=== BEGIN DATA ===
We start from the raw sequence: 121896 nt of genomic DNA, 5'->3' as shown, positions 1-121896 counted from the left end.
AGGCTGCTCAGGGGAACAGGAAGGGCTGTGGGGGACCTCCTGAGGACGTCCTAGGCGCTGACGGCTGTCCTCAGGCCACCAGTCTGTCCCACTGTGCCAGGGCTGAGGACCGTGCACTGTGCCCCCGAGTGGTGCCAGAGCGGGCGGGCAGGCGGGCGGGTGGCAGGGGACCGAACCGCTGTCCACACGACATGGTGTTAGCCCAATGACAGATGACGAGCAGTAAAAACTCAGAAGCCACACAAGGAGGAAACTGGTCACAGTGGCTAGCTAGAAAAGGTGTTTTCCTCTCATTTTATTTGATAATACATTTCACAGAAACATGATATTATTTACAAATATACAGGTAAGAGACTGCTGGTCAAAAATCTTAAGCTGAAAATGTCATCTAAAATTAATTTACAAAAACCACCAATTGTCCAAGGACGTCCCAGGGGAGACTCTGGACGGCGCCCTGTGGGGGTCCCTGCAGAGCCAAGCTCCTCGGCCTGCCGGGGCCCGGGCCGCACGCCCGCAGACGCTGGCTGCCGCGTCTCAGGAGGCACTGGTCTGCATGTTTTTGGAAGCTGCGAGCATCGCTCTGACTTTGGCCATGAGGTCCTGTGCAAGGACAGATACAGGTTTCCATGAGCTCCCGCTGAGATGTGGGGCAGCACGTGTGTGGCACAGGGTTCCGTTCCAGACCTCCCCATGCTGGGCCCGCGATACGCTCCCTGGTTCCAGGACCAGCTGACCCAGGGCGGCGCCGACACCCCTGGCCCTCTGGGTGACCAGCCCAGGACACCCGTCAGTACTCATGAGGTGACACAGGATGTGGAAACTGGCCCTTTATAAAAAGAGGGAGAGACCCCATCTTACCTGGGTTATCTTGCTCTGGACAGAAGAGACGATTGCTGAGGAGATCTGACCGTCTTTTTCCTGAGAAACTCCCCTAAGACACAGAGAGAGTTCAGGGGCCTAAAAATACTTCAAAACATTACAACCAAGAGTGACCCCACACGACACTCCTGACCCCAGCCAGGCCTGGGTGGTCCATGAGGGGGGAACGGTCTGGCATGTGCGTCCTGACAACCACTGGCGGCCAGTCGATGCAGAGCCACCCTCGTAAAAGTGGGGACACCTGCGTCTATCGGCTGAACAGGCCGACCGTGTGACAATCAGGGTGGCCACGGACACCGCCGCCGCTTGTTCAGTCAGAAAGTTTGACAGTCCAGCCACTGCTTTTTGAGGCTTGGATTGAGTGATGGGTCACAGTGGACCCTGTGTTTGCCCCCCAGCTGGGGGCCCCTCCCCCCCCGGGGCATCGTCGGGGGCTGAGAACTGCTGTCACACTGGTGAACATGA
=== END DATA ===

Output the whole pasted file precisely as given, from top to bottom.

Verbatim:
We start from the raw sequence: 121896 nt of genomic DNA, 5'->3' as shown, positions 1-121896 counted from the left end.
AGGCTGCTCAGGGGAACAGGAAGGGCTGTGGGGGACCTCCTGAGGACGTCCTAGGCGCTGACGGCTGTCCTCAGGCCACCAGTCTGTCCCACTGTGCCAGGGCTGAGGACCGTGCACTGTGCCCCCGAGTGGTGCCAGAGCGGGCGGGCAGGCGGGCGGGTGGCAGGGGACCGAACCGCTGTCCACACGACATGGTGTTAGCCCAATGACAGATGACGAGCAGTAAAAACTCAGAAGCCACACAAGGAGGAAACTGGTCACAGTGGCTAGCTAGAAAAGGTGTTTTCCTCTCATTTTATTTGATAATACATTTCACAGAAACATGATATTATTTACAAATATACAGGTAAGAGACTGCTGGTCAAAAATCTTAAGCTGAAAATGTCATCTAAAATTAATTTACAAAAACCACCAATTGTCCAAGGACGTCCCAGGGGAGACTCTGGACGGCGCCCTGTGGGGGTCCCTGCAGAGCCAAGCTCCTCGGCCTGCCGGGGCCCGGGCCGCACGCCCGCAGACGCTGGCTGCCGCGTCTCAGGAGGCACTGGTCTGCATGTTTTTGGAAGCTGCGAGCATCGCTCTGACTTTGGCCATGAGGTCCTGTGCAAGGACAGATACAGGTTTCCATGAGCTCCCGCTGAGATGTGGGGCAGCACGTGTGTGGCACAGGGTTCCGTTCCAGACCTCCCCATGCTGGGCCCGCGATACGCTCCCTGGTTCCAGGACCAGCTGACCCAGGGCGGCGCCGACACCCCTGGCCCTCTGGGTGACCAGCCCAGGACACCCGTCAGTACTCATGAGGTGACACAGGATGTGGAAACTGGCCCTTTATAAAAAGAGGGAGAGACCCCATCTTACCTGGGTTATCTTGCTCTGGACAGAAGAGACGATTGCTGAGGAGATCTGACCGTCTTTTTCCTGAGAAACTCCCCTAAGACACAGAGAGAGTTCAGGGGCCTAAAAATACTTCAAAACATTACAACCAAGAGTGACCCCACACGACACTCCTGACCCCAGCCAGGCCTGGGTGGTCCATGAGGGGGGAACGGTCTGGCATGTGCGTCCTGACAACCACTGGCGGCCAGTCGATGCAGAGCCACCCTCGTAAAAGTGGGGACACCTGCGTCTATCGGCTGAACAGGCCGACCGTGTGACAATCAGGGTGGCCACGGACACCGCCGCCGCTTGTTCAGTCAGAAAGTTTGACAGTCCAGCCACTGCTTTTTGAGGCTTGGATTGAGTGATGGGTCACAGTGGACCCTGTGTTTGCCCCCCAGCTGGGGGCCCCTCCCCCCCCGGGGCATCGTCGGGGGCTGAGAACTGCTGTCACACTGGTGAACATGA